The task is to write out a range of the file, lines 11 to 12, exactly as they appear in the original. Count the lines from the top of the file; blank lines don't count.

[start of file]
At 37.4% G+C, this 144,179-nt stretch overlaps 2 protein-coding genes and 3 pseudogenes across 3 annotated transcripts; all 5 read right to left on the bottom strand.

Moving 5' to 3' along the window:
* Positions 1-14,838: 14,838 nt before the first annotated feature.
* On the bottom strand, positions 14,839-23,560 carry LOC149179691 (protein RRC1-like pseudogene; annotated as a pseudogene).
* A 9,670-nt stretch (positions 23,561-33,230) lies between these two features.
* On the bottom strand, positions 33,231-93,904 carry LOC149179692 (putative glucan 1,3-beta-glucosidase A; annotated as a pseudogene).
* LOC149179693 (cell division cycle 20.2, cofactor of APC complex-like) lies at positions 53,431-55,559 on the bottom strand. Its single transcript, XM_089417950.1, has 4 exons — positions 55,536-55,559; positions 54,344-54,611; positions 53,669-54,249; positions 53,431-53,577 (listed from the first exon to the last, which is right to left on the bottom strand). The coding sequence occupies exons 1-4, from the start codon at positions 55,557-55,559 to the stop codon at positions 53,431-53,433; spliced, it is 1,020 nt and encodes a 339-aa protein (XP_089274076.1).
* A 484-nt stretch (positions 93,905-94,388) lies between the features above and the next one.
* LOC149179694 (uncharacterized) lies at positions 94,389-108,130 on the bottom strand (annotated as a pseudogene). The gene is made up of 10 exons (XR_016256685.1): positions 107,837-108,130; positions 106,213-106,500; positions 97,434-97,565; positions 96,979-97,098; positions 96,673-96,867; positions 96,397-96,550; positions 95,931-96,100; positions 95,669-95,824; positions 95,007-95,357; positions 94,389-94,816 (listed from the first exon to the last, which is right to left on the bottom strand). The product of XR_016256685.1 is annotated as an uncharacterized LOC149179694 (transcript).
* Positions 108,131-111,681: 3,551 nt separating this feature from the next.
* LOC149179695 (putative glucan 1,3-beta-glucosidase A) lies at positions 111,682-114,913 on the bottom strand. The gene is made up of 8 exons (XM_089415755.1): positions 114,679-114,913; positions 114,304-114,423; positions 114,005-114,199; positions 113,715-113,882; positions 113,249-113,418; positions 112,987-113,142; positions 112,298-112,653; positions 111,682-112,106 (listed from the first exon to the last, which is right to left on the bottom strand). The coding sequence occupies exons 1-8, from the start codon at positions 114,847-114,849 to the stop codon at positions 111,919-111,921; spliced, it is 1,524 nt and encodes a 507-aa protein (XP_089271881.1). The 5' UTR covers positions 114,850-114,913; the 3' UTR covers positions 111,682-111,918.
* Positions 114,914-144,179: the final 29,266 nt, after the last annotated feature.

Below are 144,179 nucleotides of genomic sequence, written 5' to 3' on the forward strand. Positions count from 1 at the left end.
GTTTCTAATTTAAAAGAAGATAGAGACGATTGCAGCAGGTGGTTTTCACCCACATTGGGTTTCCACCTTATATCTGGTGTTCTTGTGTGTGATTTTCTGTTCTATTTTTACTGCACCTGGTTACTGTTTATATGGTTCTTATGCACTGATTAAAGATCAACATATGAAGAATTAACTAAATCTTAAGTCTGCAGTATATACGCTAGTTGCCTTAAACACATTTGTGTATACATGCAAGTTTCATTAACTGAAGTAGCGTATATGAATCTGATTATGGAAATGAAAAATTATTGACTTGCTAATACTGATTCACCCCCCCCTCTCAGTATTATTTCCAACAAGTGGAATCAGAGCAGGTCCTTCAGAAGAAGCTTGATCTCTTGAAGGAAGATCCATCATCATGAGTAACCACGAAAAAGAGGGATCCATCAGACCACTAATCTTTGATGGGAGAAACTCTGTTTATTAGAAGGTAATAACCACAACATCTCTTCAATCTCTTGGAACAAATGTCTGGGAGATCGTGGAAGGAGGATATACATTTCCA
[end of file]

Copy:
* LOC149179695 (putative glucan 1,3-beta-glucosidase A) lies at positions 111,682-114,913 on the bottom strand. The gene is made up of 8 exons (XM_089415755.1): positions 114,679-114,913; positions 114,304-114,423; positions 114,005-114,199; positions 113,715-113,882; positions 113,249-113,418; positions 112,987-113,142; positions 112,298-112,653; positions 111,682-112,106 (listed from the first exon to the last, which is right to left on the bottom strand). The coding sequence occupies exons 1-8, from the start codon at positions 114,847-114,849 to the stop codon at positions 111,919-111,921; spliced, it is 1,524 nt and encodes a 507-aa protein (XP_089271881.1). The 5' UTR covers positions 114,850-114,913; the 3' UTR covers positions 111,682-111,918.
* Positions 114,914-144,179: the final 29,266 nt, after the last annotated feature.